Posted in the forums by member: Vision54
Once one understands the 7th cervical as the swing center, it proves that golf is not a left or right sided game.
One must visualize the spine as a pendulum, with the fixed point in space being 7C. The sacrum or tailbone swings only a distance of 12 inches from the top of the swing, within the boundaries of the knees.
The sacrum swings six inches from address to the top, and twelve inches to the finish. That’s not much movement. The sacrum must be allowed to swing, aided via gravity. It is not a bump, slide, push or pull, but a swing of the sacrum and hip. From the top of the swing, the first move must however be a turn. So it is a compound action, a compression of the side coupled with a turn, therefore a swing and turn, not a swing then turn. The free turn of the shoulder girdle around C7, coupled with a proper release, is the key to distance, power and accuracy. The rebound of on plane shoulder muscles supply the oomph. The release or snap of the club head by swinging out, supplies the speed.
The turn of the hip does not produce power, the hip turn provides position. It is commonly mistakenly referred to as a clearing of the hip. There must be resistance to this return back to the ball, just as there should be resistance taking it to the top, to keep 7C stable or centered. This “resistance” is achieved via a torquing of the left tibia and fibula in the back swing and a Torquing of the right tibia and fibula in the return swing through impact. This torquing, from the knee down can clearly be seen in all elite swings. The eversion (coming out) of the heels, limits the hip turn in either direction.
What allows the hips to swing is a detachment of the heel of the opposing side. How the heel detaches is paramount to a sound swing. The respective side compresses with the contraction of the quadratus lumborum a sheet like muscle that attaches the twelfth rib to the crest of the hip. This muscle, because of it center location, equally drops the shoulder as it raises the heel. Raising the heel or dropping the shoulder independently will cause a train wreck.
If one can visualize the rotation of the shoulder girdle around C7 and the spine and sacrum swinging under C7, one can see how important it is to keep it centered on an X, Y, and Z axis. Any lateral moment in the downswing, of the top of the spine target ward, will cause one to decelerate the club head. One is trying to generate centrifugal force, via a minimal, centered, centripetal burst, by letting it go throwing the club out. The grip must be correct, the pressure must be maintained at the pinky of the left hand and most important the base of the right index finger against the handle.
Hitting up on the ball supplies compression. Because the spine swings up on the left side, the right side rotating shoulder girdle is coming down hard. So the faster one hits up, the faster the right comes down. This is not a rocking of the shoulders; it is a free turn of the shoulders coupled with an upward swing of the spine as the ball is struck.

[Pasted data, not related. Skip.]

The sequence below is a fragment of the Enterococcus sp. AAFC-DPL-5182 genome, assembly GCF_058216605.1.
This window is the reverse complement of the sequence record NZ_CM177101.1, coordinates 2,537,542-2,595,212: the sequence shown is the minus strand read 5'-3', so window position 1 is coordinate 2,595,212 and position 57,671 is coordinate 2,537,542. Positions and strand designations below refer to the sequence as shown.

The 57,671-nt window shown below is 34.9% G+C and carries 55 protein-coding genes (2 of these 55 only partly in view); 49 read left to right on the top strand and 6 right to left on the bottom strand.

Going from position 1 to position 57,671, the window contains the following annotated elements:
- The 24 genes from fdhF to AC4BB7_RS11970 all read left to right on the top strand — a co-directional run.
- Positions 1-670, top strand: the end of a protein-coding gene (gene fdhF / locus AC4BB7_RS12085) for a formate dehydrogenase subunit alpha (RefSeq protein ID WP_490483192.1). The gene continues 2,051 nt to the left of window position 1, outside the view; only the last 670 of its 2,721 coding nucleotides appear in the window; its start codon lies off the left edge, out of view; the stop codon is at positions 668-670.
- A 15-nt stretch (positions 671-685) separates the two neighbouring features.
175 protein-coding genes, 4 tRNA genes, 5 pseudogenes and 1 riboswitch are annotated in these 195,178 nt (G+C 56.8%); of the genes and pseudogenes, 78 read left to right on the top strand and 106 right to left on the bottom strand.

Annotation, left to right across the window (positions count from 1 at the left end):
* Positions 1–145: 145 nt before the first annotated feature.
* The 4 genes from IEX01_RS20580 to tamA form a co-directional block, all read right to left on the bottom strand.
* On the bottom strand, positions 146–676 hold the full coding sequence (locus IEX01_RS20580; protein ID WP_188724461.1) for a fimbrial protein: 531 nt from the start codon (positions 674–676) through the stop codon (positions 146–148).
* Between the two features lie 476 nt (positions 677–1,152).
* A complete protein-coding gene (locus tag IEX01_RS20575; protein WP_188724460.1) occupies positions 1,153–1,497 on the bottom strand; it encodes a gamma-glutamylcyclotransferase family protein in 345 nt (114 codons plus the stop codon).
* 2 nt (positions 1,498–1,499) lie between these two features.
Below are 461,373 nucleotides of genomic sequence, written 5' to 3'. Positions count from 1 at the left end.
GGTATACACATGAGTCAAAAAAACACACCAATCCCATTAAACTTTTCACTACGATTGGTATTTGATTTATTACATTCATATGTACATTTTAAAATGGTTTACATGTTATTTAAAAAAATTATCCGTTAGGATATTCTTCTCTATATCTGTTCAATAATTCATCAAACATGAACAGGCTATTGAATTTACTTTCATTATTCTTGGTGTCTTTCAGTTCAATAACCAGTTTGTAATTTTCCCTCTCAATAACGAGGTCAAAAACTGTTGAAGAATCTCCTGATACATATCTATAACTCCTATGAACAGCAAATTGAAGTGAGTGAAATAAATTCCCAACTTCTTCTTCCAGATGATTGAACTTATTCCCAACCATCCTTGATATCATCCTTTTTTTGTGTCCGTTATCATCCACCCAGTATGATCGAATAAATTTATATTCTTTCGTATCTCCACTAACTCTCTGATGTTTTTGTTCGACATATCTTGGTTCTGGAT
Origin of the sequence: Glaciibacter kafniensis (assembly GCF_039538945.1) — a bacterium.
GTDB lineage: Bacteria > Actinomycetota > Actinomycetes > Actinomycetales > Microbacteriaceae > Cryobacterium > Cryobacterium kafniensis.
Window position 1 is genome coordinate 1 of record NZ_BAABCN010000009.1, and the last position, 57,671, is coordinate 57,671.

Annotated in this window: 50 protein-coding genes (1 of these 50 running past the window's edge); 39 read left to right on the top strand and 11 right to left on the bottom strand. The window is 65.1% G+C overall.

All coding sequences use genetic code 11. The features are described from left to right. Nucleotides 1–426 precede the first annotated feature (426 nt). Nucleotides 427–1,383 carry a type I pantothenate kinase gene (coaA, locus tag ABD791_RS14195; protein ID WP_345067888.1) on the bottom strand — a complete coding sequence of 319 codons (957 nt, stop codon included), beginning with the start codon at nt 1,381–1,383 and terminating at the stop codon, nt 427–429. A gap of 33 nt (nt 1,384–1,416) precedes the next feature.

The release is an action of the left humerus. It must be done with the left arm. From the top, coming into impact, the back of the left hand and the left elbow must be pointing target ward.
At the moment of impact, the left elbow should snap, now pointing down, as the back of the left hand continues on its path of the free rotating shoulder girdle. This action of the left humerus is done from the left rotor cuff. The humerus was rotate away and loaded from take away.
What I feel at the top is that I want to hit the ball as the weight transference occurs.
No thought to transferring the weight just turn from the top. and hit the ball.
The “hitting up” is a given as an effect of the swing of the spine.
If I get to the left side before the strike, all power is lost.
I want my weight behind the ball through impact. I finish left by standing up.
That allowed me to release.
GolfWRX members predict where Tiger will finish at the 2017 Hero World Challenge
If you’ve managed to stay off the internet for the entire week, then I’ve got some exciting news for you: Tiger Woods announced he is playing in the 2017 Hero World Challenge.
No more back surgeries, no more time off, no more legal issues, no more speculation on when he will play again. Tiger will tee it up in competition on November 30. That leaves us one last question; “What place will he finish?”
For the record, I was asked the same question and predicted he’d finish 18th out of the 18 players in the limited field. But what do I know? We put the same question to our GolfWRX members to vote, and here are the results they came back with.
Second (0.54 percent)
*Apparently no one was bold enough to predict in the comments that he would play well enough to contend, but not well enough to get the job done on Sunday while wearing his power red.
Top-5 (3.26 percent)
*Top-5 and not win? Again, no GolfWRX members put their commenter names on the line to make that prediction.
Win (3.80 percent)
sekrah: Anyone who thinks a healthy (key word obviously) Tiger Woods can’t play high level golf anymore, they are out to lunch. You don’t just lose “it” when you are that great. Muscle-wise, 42 is not that old for golf and he keeps himself into great shape. Now is he legitimately pain free to point where he can practice regularly without interruption?? That’s the million dollar question. With previous long layoffs and limited playing time because of extreme nerve pain the last 4 years, he’s still shown flashes of great golf. If he’s healthy and can practice a full time schedule, pain free? I’ll bet anyone here he wins on tour again and contends for majors.
WD, or withdraw (14.13 percent)
80sFredrickson: Let’s just hope the guy can stand after 4 rounds